Mozart's financial woes continue and the composing demands of the Requiem and The Magic Flute drive him to the point of exhaustion as he alternates work between the two pieces. Constanze leaves him and takes their son with her. His health worsens and he collapses during the premiere performance of The Magic Flute. Salieri takes the stricken Mozart home and tricks him into working on the Requiem. Mozart dictates while Salieri transcribes throughout the night. As Constanze returns that morning, she tells Salieri to leave. Constanze locks the manuscript away despite Salieri's objections, but as she goes to wake her husband, Mozart is dead. The Requiem is left unfinished, and Salieri is left powerless as Mozart's body is hauled out of Vienna for burial in a mass grave.

The film ends as Salieri finishes recounting his story to the visibly shaken young priest. Salieri concludes that God killed Mozart rather than allow Salieri to share in even an ounce of his glory, and that he is consigned to be the "patron saint of mediocrity." Salieri absolves the priest of his own mediocrity and blesses his fellow patients as he is taken away in his wheelchair. The last sound heard before the credits roll is Mozart's comical laughter.

[edit] Production

Kenneth Branagh, per his autobiography Beginning, was originally considered to play Mozart in the film, but was bypassed in favor of Hulce when Forman decided to make the film with an American cast, so that US audiences would not be "distracted" by the British accents. Hulce reportedly used John McEnroe's mood swings as a source of inspiration for his portrayal of Mozart's unpredictable genius.[1]

Meg Tilly was cast as Mozart's wife Constanze, but she tore a ligament in her leg the day before shooting started.[2]She was replaced by Elizabeth Berridge. Simon Callow, who played Mozart in the original London stage production of Amadeus, was cast as Emanuel Schikaneder, the librettist of The Magic Flute.

The film was shot on location in Prague, Kroměříž and Vienna. Notably, Forman was able to shoot scenes in the Count Nostitz Theatre, where Don Giovanni and La Clemenza di Tito debuted two centuries before. Several other scenes were shot at the Barrandov Studios.

[edit] Reception

In 1985, the film was nominated for eleven Academy Awards, including a rare double nomination for Best Actor – Hulce and Abraham were each nominated for their portrayals of Mozart and Salieri. The movie won eight Oscars, including Best Picture, Best Actor (Abraham), Best Director (Forman), Costume Design (Theodor Pištěk), Adapted Screenplay (Shaffer), Art Direction (Patrizia von Brandenstein), Best Makeup, and Best Sound. The film was nominated for but did not win Oscars for Best Cinematography and Best Editing. Amadeus and The English Patient are the only two Best Picture winners to never enter the weekend box office top 5 after rankings began being recorded in 1982.[3][4] Amadeus peaked at #6 during its 8th weekend in theaters.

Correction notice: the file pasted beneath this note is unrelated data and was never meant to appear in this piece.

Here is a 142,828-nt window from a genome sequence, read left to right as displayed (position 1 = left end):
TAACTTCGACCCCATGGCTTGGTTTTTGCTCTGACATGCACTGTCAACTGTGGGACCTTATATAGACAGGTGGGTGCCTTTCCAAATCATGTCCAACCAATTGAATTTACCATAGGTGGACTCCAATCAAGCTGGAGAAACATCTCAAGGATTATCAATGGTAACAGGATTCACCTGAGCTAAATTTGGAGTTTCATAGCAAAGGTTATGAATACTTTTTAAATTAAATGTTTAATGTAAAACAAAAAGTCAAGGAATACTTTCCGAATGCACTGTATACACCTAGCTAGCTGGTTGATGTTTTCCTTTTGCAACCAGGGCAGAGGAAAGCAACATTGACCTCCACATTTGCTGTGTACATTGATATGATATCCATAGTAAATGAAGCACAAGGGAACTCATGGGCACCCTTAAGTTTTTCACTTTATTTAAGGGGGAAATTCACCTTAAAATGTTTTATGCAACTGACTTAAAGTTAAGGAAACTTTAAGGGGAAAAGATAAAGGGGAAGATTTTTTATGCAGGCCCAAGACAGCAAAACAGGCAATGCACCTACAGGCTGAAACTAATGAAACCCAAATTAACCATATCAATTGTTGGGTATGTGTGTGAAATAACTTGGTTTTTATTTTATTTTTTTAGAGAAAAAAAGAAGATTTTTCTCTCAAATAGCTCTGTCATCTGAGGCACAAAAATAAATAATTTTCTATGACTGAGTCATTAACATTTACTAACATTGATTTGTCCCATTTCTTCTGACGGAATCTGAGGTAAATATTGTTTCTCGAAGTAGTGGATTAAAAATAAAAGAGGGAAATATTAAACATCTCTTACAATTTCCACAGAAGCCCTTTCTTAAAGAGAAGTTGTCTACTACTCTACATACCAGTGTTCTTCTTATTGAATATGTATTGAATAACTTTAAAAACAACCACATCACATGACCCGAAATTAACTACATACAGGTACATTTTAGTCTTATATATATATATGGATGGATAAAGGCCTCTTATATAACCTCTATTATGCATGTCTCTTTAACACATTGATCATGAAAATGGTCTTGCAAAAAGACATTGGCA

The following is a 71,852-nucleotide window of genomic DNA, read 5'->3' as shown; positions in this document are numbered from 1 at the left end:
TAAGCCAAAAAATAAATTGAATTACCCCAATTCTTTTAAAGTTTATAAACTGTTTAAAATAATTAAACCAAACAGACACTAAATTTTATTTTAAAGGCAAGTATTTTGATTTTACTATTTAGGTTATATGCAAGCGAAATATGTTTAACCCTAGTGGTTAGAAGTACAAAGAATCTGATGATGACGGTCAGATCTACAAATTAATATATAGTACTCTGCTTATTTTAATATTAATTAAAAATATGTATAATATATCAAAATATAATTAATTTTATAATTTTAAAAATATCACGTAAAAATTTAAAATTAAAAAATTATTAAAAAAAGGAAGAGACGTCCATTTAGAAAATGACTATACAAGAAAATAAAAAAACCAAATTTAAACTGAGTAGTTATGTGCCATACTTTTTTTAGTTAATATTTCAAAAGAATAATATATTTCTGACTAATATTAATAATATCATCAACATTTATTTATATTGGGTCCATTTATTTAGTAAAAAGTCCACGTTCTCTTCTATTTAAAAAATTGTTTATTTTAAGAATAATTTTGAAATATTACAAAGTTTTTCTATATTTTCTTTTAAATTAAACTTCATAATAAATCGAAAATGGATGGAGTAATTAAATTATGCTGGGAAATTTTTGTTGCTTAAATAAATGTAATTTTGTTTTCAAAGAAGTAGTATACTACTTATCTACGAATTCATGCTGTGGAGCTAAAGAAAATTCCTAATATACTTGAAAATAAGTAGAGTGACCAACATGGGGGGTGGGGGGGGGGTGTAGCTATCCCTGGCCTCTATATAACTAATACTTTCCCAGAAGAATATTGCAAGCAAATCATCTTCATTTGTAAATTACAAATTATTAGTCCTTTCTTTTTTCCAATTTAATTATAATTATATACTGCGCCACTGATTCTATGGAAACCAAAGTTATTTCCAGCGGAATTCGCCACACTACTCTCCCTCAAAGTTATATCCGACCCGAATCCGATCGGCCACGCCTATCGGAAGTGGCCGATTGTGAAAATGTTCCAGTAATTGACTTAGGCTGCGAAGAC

The movie was nominated for six Golden Globes (Hulce and Abraham were nominated together) and won four, including awards to Forman, Abraham, Shaffer, and Golden Globe Award for Best Picture - Drama. Jeffrey Jones was nominated for Golden Globe for Best Supporting Actor – Motion Picture Drama. Forman also received the Directors Guild of America Award for his work.

In his essay collection The Relativity of Wrong, Isaac Asimov praised Abraham's depiction of Salieri and voiced his support for Abraham to receive the Oscar. Abraham won the award for his portrayal of Salieri, just as Ian McKellen won a Tony Award for his portrayal of Salieri in the 1980 Broadway theatre production.

At the end of the Oscar ceremony, Laurence Olivier came on stage to present the Oscar for Best Picture. As Olivier thanked the Academy for inviting him, he was already opening the envelope. Instead of announcing the nominees, he simply read, "The winner is ‘Amadeus’." An AMPAS official quickly went onstage to confirm Olivier's announcement and signaled that all was well. Producer Saul Zaentz mentioned the other nominees in his acceptance speech: The Killing Fields, A Passage to India, Places in the Heart and A Soldier's Story.

The film had an effect on popular music and continues to influence writers and musicians. One well-known example is "Rock Me Amadeus", by Austrian pop artist Falco, which was a hit in 1985. Finnish metal band Children of Bodom uses Salieri's quote, "From now on we are enemies... you and I..." as the introduction to their song "Warheart". The album Beyond Abilities by progressive metal band Warmen uses quotations from the film and includes a track entitled "Salieri Strikes Back". Warmen's later album Accept the Fact also uses a quote from Amadeus and has a song called "Return of Salieri".

Abraham appears in the 1993 film Last Action Hero. The young boy, Danny, tells Arnold Schwarzenegger not to trust Abraham because "He killed Mozart!" Schwarzenegger asks "In a movie?" Danny responds, "Amadeus! It won eight Oscars!"

Amadeus has been parodied several times, including in episodes of Family Guy ("It Takes a Village Idiot, and I Married One"), The Simpsons ("Margical History Tour"), Freakazoid, Mr. Show, 30 Rock ("Succession"), and How I Met Your Mother ("The Best Burger in New York").